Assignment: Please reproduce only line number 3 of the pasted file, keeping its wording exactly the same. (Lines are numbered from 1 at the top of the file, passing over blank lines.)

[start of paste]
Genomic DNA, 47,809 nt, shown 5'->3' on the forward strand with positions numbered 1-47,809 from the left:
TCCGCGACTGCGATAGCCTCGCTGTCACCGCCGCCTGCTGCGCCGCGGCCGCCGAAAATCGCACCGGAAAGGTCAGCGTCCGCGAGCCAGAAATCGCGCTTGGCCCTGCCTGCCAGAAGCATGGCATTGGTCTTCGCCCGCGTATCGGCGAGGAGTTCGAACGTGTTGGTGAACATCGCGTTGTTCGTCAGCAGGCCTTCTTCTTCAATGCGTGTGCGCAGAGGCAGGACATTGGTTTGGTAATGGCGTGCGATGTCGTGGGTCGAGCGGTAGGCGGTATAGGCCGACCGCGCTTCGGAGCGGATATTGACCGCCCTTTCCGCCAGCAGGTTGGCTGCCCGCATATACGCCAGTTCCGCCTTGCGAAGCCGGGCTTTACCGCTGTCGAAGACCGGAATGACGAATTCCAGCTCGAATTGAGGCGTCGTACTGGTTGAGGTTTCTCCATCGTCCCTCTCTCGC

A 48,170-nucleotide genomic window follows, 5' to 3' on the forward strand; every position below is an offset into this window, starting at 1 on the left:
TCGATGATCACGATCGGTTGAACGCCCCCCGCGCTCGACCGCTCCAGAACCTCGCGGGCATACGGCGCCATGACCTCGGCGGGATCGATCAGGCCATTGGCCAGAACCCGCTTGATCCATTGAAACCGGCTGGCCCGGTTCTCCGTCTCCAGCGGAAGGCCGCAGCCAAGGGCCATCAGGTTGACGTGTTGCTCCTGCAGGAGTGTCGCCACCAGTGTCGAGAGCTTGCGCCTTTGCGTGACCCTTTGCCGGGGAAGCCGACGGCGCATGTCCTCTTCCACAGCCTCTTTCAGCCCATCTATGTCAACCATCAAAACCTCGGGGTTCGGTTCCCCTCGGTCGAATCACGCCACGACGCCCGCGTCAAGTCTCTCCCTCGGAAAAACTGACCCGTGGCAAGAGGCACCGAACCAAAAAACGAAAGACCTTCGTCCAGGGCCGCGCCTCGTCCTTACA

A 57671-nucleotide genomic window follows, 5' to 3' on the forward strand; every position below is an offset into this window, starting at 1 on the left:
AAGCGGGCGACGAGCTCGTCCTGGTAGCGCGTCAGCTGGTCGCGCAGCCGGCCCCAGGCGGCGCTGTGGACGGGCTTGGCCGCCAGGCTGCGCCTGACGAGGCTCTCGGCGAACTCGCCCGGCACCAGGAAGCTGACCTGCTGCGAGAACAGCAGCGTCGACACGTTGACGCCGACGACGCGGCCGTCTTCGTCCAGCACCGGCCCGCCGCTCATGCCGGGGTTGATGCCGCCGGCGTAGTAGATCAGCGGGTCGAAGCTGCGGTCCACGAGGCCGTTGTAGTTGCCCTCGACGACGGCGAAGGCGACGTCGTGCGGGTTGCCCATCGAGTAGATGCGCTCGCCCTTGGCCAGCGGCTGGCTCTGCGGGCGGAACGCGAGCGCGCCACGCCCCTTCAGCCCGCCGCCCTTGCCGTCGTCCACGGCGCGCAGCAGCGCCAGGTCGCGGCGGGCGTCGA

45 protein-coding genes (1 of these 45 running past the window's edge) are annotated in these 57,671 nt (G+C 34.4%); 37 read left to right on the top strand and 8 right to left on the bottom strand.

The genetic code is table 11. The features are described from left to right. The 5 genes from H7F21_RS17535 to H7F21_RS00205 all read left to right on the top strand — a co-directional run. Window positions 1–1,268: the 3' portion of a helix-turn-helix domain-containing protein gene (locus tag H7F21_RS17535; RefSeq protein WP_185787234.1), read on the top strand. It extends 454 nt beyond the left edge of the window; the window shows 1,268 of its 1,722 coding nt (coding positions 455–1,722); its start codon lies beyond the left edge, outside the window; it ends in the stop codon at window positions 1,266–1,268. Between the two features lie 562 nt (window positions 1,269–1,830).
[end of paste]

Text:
A 48,170-nucleotide genomic window follows, 5' to 3' on the forward strand; every position below is an offset into this window, starting at 1 on the left: